3:14. Repeating the opening phrase, Paul resumes his original prayer which he started in verse 1. The kneeling posture (compare Luke 22:41; Acts 7:60; 9:40; 20:36; 21:5; Rom. 11:4; 14:11; Phil. 2:10) represents humility and reverent worship in contrast to the common practice of standing to pray (Mark 11:25; Luke 18:11, 13).

3:15. Prayer is directed to the Father. This Father is the Father of all fathers, for every family in heaven and on earth derives its existence and its family name from the Father. Certainly such a powerful, creative Father can hear and answer the prayers about to be uttered.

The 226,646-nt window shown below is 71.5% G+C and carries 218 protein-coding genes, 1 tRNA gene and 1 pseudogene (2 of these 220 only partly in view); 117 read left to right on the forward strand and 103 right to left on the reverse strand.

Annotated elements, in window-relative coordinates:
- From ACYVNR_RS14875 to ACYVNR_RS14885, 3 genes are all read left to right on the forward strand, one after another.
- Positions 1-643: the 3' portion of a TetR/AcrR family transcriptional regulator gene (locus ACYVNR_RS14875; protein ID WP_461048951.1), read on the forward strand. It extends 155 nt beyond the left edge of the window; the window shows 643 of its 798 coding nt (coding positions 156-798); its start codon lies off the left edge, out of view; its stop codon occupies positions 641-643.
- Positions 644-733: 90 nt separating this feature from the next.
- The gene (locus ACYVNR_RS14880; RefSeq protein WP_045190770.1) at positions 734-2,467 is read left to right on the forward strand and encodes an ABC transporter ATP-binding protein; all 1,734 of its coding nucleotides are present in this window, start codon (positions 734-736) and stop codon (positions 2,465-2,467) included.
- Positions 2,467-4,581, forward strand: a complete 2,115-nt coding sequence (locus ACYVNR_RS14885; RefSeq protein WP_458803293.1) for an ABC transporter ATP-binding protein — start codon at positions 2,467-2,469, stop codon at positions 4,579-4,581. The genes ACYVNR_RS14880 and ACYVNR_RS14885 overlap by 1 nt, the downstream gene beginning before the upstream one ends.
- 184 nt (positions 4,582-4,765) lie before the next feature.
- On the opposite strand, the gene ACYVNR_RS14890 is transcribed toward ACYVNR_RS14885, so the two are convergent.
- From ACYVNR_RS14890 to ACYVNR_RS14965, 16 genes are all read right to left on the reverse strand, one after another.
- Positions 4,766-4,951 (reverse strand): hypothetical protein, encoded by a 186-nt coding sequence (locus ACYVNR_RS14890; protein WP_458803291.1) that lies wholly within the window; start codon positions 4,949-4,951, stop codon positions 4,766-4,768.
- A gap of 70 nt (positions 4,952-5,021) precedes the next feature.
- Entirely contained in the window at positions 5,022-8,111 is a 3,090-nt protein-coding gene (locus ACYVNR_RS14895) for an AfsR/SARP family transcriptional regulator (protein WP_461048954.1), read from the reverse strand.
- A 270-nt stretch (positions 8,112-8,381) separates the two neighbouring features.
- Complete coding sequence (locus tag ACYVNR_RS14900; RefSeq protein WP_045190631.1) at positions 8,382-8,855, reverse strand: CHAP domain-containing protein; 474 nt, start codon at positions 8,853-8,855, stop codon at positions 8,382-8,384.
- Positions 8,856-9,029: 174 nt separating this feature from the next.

3:16. The prayer has four requests which build on each other, or which flow out of each other. The first request is for inner spiritual strength. This is not the “when the going gets tough the tough get going” kind of power. This is not self-discipline or the power of positive thinking. This is not mental renewing, or self-talk, or getting a grip on yourself, or turning over a new leaf. This is a fundamental work of God from his Spirit to our spirit.

3:17. This leads to the second request, deep faith. This is not salvation. Paul was writing to Christians, and Christ takes up residence in our heart when we accept him (John 14:23). This is more than resident faith that comes with salvation. This is Christ’s being at home in one’s heart.